Nikkei flat on profit-taking, euro zone worries

By Antoni Slodkowski and Ayai Tomisawa

TOKYO (BestGrowthStock) – Japan’s Nikkei average traded flat for a fourth straight session on Thursday as optimism over the dollar’s rise to a near three-month high against the yen the previous day was offset by worries over euro zone debt and overheating in the market.

The Nikkei has been trapped in a narrow 190 point range for over a week as domestic investors aggressively took profits on its rally of around 12 percent since the beginning of November, while foreign investors continued buying financial shares seen as undervalued.

Trading was active, with volume solid for a third straight day. Over two billion shares changed hands on the Tokyo Stock Exchange’s first section. Advancing issues outnumbered declining ones by 805 to 690.

Foreign securities houses, which place blocks of orders ahead of the Tokyo opening, made net sell orders on Thursday after making net buy orders for 13 straight days.

Japanese investors sold a net 309.1 billion yen ($3.67 billion) in foreign bonds during the week to December 11, according to Finance Ministry data. That compares with net sales of 760.8 billion yen a week earlier.

However, traders say even though profit-taking may cause the market to lose steam temporarily, it does not suggest a downtrend for Japanese equities.

“Recent selling in bonds is suggesting a shift to the equities market from bonds,” said Mattia Ciancaleoni, director of equity sales at Citigroup Global Markets Japan.

He said the Japanese market, which has been underperforming overseas markets, will likely gain further toward the year-end.

“There is a sign of recovery in the market, so I don’t think investors want to take huge vacations to miss more positive signs like that in the next few weeks,” Ciancaleoni said.

Japanese government bonds slipped on Thursday, taking their cue from a continuing slide in U.S. Treasuries, with a liquidity-enhancing auction eyed as a chance to gauge investor demand after this week’s sharp sell-off.

The benchmark Nikkei (.N225: ) added 1.51 points or 0.01 percent to close at 10,311.29 while the broader Topix index (.TOPX: ) gained 1.42 points or 0.2 percent to 903.84.

Japanese shares, which are down some 2.2 percent in the year to date and have underperformed globally, stayed flat as investors’ appetite for risky assets lessened, with worries about euro zone bonds resurfacing after Moody’s warned it may downgrade Spain’s debt.

“The Nikkei is taking a breather after a six-week rally, but sentiment remains bullish overall,” said Takashi Ohba, a senior strategist at Okasan Securities.

Ohba said that while major global cyclical stocks, which are seen as overbought, are edging lower, retail investors continue picking up low-priced smaller stocks, boosting volume and adding to the underlying positive mood.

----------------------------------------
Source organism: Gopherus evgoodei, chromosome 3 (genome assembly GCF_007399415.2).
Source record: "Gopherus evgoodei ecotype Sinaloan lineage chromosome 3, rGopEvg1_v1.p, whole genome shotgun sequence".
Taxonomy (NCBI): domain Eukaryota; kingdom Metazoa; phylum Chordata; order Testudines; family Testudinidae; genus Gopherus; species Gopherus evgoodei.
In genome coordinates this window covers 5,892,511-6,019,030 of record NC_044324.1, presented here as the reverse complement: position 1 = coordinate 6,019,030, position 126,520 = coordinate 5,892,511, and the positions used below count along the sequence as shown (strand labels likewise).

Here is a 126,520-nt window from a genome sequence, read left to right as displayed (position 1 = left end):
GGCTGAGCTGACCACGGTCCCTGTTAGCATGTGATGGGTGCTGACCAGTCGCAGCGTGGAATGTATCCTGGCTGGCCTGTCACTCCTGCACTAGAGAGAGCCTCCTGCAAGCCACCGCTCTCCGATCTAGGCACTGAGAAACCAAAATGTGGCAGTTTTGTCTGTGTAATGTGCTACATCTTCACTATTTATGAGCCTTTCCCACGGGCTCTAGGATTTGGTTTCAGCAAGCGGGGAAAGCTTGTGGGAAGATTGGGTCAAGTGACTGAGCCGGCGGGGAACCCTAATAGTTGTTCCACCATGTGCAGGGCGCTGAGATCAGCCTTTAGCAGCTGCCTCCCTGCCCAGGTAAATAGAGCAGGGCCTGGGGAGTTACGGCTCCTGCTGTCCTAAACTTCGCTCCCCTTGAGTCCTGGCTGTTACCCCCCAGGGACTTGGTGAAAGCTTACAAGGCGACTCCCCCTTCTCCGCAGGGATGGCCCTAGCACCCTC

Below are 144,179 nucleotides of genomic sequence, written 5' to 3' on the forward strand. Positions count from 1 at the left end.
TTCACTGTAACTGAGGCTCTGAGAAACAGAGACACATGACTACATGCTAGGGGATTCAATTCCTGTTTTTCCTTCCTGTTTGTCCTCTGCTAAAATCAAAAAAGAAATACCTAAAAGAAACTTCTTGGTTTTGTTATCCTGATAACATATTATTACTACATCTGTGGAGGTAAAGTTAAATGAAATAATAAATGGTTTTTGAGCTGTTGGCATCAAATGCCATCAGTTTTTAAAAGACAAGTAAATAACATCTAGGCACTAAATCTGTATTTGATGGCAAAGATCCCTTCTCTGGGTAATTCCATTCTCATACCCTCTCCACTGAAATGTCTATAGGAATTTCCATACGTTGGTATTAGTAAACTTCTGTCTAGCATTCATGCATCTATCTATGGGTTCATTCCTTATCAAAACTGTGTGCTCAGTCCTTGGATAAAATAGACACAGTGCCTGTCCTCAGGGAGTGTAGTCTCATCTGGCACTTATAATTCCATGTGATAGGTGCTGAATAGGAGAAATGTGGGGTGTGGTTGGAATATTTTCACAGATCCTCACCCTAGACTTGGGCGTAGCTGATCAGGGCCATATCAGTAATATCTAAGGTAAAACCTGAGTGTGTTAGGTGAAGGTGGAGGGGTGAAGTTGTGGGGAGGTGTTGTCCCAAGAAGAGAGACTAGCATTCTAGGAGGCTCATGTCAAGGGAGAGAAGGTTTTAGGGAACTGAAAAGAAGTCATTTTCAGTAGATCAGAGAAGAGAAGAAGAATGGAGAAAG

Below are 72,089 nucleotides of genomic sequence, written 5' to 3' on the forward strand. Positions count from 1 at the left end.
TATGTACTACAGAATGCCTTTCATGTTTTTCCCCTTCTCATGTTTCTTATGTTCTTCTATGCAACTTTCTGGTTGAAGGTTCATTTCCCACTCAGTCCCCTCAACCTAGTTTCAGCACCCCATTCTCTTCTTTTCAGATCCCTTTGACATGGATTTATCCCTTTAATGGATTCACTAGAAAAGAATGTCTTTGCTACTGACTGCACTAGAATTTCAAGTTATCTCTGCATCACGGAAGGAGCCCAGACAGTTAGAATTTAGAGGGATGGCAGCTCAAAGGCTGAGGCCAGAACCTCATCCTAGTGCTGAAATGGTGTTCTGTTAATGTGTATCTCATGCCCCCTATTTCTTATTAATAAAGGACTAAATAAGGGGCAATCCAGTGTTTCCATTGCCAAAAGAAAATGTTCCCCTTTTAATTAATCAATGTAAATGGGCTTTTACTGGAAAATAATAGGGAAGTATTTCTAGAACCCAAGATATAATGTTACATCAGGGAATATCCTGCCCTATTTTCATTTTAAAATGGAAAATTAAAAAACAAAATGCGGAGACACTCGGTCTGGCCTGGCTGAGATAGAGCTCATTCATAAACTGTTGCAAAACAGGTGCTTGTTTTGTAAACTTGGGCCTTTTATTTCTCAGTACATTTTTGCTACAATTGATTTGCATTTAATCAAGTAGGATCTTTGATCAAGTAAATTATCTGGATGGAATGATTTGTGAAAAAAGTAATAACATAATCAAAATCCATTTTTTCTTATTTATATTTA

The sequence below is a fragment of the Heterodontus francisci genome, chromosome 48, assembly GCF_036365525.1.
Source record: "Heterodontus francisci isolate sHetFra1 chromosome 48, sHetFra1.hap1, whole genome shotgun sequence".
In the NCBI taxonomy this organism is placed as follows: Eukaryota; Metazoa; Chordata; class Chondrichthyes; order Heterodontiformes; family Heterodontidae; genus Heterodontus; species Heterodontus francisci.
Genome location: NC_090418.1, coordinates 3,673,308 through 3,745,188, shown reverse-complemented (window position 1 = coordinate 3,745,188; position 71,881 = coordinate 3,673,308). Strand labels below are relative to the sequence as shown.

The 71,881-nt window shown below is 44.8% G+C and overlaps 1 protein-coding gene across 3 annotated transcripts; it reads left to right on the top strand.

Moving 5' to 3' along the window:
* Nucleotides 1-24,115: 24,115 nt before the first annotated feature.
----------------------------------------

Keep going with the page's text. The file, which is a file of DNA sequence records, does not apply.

“If the dollar gains a little bit more against the yen and goes above 85 yen it could trigger the Nikkei’s move above the current tight range,” said Ohba.

A softer yen supports exporters in the long run, as many of them based their earnings estimates for the October-March second half on an assumed dollar/yen rate of around 80-83 yen.

If retail investors start trading a bit more aggressively and boost volume, the Nikkei may pierce strong technical resistance at 10,420.74, the level where futures and options contracts expiring in December settled on Friday, traders said.

E-commerce business operator Dena (2432.T: ) surged 9.9 percent to 2,975 yen after it said it would offer its flagship social gaming platform on Samsung Electronics Co Ltd’s (005930.KS: ) handsets worldwide.

Aozora Bank Ltd (8304.T: ) surged 7.8 percent after Goldman Sachs started coverage of the bank at “buy” and a target price of 190 yen. The brokerage said the stock is cheap, with its price-to-book ratio around 0.52 for the financial year ending next March compared with the banking sector’s average PBR of 0.73.

Other banks extended gains in heavy trade as foreign funds continued adding underweight financial stocks to their portfolios.

Meanwhile, Nomura Securities said in a recent report that when the JGB yield curve steepens it recommends overweighting such sectors as financials and real estate.

Mitsubishi UFJ Financial Group (8306.T: ) gained 1.4 percent to 435 yen, while Sumitomo Mitsui Financial Group (8316.T: ) added 2.2 percent to 2,856 yen.

In contrast, Otsuka Holdings (4578.T: ) lost 6.6 percent to 1,999 yen, well below its initial price of 2,100 yen in its debut on Wednesday as investors worry over the company’s heavy reliance on Abilify, a schizophrenia drug due to lose patent protection in 2015.

(Editing by Michael Watson)

Nikkei flat on profit-taking, euro zone worries